Prosopis is a genus of trees and shrubs from the Fabaceae family. The trees can grow up to 30 ft (9 m) tall, even though in most cases they are the size of a shrub. They have narrow, sharp-tipped leaves, from 50 - 75 mm long, while the fruits consist of pods with bean-like seeds.
The branches of the tree have a characteristic zigzag shape. Some species of prosopis have sharp, needle-like spikes, reaching lengths up to 75 mm. The spikes are strong enough to go through the sole of a shoe and can easily flatten a tire.
Most species are very tough and drought resistant since they have a deep root system that hosts bacterial colonies that retain nitrogen, which is very important for the growth of the plants and is also turned into a food protein.
Prosopis is widespread in dry regions around the world, including parts of South America and the Southwest US. Prosopis trees are also found in the Chihuahuan Desert in Mexico.
Species of Prosopis
There exist about 45 species of prosopis trees and shrubs, located in the tropical and subtropical regions of North and South America, Africa, West Asia and South Asia, with the most widespread species among them being the honey mesquite, velvet mesquite and screwbean mesquite.
Prosopis glandulosa or honey mesquite is a tree from the Fabaceae family, reaching up to 30 ft (9 m) tall. It blooms from March to November, forming pale yellow, elongated seed pods. It's found in the southwestern part of the US and in Mexico. It's considered an invasive species that spreads very quickly.
Velvet mesquite or Prosopis velutina belongs to the same family (Fabaceae) and reaches 30 ft (9 m) tall. The young branches of the plant are green. Initially the bark is reddish-brown and smooth, eventually darkening and becoming crumbly. Yellow spikes 1" long appear on the branches. The leaves of this species are soft and reach 6″ (15 cm) long.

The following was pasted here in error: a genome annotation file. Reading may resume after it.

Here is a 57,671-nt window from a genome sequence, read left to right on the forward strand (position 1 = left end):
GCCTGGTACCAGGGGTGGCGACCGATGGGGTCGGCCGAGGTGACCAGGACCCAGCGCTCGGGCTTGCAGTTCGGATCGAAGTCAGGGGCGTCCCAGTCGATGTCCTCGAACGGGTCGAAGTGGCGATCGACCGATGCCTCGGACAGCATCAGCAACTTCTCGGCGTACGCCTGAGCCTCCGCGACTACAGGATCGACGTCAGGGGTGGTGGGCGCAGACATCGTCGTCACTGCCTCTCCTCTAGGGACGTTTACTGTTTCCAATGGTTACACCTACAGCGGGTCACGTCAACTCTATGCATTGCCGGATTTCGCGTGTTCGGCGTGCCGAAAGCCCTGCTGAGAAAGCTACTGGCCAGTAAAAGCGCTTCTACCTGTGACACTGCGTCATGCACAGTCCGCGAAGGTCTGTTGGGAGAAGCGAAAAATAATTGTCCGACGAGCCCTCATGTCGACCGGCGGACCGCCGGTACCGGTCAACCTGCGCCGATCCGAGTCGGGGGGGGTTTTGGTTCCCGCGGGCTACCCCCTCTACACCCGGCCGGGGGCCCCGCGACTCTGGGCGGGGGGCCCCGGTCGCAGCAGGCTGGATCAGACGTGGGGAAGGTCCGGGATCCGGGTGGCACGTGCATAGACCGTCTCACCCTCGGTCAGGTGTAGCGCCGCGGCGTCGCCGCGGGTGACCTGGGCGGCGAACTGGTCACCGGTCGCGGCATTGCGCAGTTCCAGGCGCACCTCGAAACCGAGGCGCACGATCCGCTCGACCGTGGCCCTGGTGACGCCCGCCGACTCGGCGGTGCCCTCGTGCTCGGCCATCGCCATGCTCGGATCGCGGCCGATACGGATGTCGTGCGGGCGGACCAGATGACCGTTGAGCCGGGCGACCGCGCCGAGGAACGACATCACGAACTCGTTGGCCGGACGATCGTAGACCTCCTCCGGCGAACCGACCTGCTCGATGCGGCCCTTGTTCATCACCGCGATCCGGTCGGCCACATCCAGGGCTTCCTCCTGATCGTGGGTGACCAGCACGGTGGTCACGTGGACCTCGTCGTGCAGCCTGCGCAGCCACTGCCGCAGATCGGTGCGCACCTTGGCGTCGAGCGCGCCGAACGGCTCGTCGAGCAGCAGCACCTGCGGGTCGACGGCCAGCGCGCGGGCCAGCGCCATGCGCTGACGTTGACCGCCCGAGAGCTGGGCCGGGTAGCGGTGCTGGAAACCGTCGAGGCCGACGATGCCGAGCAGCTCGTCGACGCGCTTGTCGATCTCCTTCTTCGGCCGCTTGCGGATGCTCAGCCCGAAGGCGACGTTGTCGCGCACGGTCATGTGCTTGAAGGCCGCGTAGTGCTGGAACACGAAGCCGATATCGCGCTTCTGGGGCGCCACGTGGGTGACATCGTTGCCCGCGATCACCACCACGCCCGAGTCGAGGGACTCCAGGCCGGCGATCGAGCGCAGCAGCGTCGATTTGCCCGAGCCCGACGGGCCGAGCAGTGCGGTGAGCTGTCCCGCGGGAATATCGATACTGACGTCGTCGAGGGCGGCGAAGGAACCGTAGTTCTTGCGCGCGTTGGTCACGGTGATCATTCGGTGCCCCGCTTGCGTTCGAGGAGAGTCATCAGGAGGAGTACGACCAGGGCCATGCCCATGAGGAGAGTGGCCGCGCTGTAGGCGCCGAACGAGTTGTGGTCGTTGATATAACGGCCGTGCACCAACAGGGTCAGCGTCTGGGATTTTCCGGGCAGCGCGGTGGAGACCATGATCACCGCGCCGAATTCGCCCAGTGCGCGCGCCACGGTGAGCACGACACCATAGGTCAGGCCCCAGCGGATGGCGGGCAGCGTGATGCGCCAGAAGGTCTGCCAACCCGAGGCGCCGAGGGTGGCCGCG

The screwbean mesquite or Prosopis pubescens also belongs to the Fabaceae family. This species is widespread in Texas, Arizona, California and elsewhere. It reaches up to 23 ft (7 m) tall and has a light brown bark. It grows short, straight spikes, up to 1 1/4″ (3 cm) long. The seedpods of the plant are twisted in a unique way, resembling screws.
Composition of Prosopis
Prosopis contains proteins, it has a low glycemic index and is a good source of easily digestible fibers which dissolve slowly and don't cause a sharp rise in blood sugar. Prosopis is also an excellent source of calcium, iron, lysine, manganese, zinc, magnesium, potassium, and dietary fiber.
Benefits of Prosopis
In the desert regions of North America, the pods and seeds of prosopis have long been used as a source of food for locals. They would grind prosopis to powder, to use it as flour, a sweetener or as the main ingredient of sweet drinks and fermented alcohol. For thousands of years, Native Americans in the Southwest parts of the US and in Mexico regularly consumed prosopis, which led to those communities barely ever having diabetes.
Prosopis is a wonderful natural remedy. Mesquite flour effectively balances blood sugar since its sugars are in the form of fructose, which requires no insulin to metabolize; the ground seeds help maintain a constant level of blood sugar for extended periods. Prosopis improves diabetics' diet and improves the function of the pancreas.